Laxative Safe, Effective Treatment for Constipation in Diabetes Patients

Lauren Santye, Assistant Editor
Published Online: Wednesday, December 28th, 2016
One of the most common gastrointestinal (GI) symptoms in patients with diabetes is constipation. However, there are few effective therapies or data available that evaluate treating constipation in patients with diabetes.

In a randomized, double-blind, placebo-controlled clinical trial, investigators wanted to examine the efficacy of lubiprostone (Amitiza) on constipation symptoms and colon transit time (CTT) in patients with diabetes. The findings were published in the American Journal of Gastroenterology.

The study included patients with diabetes who had chronic idiopathic constipation (CIC) and who were recruited from outpatient clinics at a tertiary-care center and a Veterans Administration Hospital. There was a total of 76 participants, of which, 62% were female. There was a mean age of 56.9±9.1 years.

The investigators obtained demographic data, baseline stool patterns, and the survey Patient Assessment of Constipation Quality of Life (PAC-QOL).

CIC was defined by Rome III criteria, and baseline CTT was evaluated using the wireless motility capsule.

The patients were randomized to receive either 48 mcg lubiprostone per day or placebo for 8 weeks. According to the study, the primary endpoint measured was the difference in the number of spontaneous bowel movements (SBMs) per week versus baseline, for each group, at each week after therapy initiation.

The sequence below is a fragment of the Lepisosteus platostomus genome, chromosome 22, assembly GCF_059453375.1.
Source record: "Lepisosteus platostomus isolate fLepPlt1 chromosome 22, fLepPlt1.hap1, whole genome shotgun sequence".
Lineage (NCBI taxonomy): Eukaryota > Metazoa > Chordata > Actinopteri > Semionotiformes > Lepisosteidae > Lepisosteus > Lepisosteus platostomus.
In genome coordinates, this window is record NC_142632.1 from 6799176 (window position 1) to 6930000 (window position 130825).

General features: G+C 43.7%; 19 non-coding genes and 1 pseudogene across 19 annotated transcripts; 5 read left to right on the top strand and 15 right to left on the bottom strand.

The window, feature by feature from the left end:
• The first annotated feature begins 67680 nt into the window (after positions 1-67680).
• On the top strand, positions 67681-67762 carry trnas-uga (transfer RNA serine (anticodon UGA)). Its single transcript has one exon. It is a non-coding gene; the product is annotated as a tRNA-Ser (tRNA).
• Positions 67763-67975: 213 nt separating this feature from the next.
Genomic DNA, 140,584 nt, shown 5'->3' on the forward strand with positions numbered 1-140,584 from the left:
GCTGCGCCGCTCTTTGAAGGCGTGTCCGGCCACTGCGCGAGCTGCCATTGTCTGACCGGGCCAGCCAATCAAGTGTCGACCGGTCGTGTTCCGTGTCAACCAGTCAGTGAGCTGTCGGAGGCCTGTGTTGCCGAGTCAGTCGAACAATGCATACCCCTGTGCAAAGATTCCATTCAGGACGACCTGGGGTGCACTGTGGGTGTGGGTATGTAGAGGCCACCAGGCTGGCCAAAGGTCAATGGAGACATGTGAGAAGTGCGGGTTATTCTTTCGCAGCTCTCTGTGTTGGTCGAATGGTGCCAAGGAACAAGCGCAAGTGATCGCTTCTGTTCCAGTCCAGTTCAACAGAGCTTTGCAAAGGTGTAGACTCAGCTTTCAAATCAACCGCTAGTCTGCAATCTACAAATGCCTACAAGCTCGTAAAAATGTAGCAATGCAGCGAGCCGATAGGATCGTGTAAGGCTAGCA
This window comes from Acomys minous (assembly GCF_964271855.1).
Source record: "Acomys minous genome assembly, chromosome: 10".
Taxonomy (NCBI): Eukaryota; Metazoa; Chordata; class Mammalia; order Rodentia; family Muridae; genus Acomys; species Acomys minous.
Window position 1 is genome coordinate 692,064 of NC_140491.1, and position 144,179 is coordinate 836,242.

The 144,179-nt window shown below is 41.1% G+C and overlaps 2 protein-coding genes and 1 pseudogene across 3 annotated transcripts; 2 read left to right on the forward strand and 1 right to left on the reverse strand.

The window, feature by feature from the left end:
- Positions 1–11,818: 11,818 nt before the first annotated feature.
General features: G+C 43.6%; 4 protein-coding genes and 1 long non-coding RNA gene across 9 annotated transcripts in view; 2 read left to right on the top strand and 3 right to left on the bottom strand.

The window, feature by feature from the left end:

The secondary endpoints included changes in CTT after 4 weeks of treatment, PAC-QOL after 8 weeks of treatment, and changes from baseline in associated GI symptoms, as well as need for rescue medication at 2, 4, and 8 weeks, the study reported.

The results of the study showed no significant differences between the 2 groups’ baseline data or demographics.

During the 8-week treatment period, patients in the lubiprostone arm had an average of 1.83±0.80 (P = 0.02) more SBMs per week than those in the placebo group as compared with the baseline, according to the study.

At week 4, the duration of CTT was shorter by an average of 13 hours compared with the baseline in the lubiprostone arm. Furthermore, it was prolonged an average of 7 hours compared with the baseline in the placebo arm, resulting in a treatment effect of 20.3±7.3 h (P = 0.006).

PAC-QOL improved in both groups, although no significant difference was observed between the 2. After 8 weeks, there was no difference in associated GI symptoms and need for rescue medication between the 2 groups.

No serious adverse events were recorded during the study.

The findings suggest that lubiprostone is a safe and effective treatment for increasing weekly SBMs and decreasing CTTs in patients with diabetes who have CIC, the study concluded.

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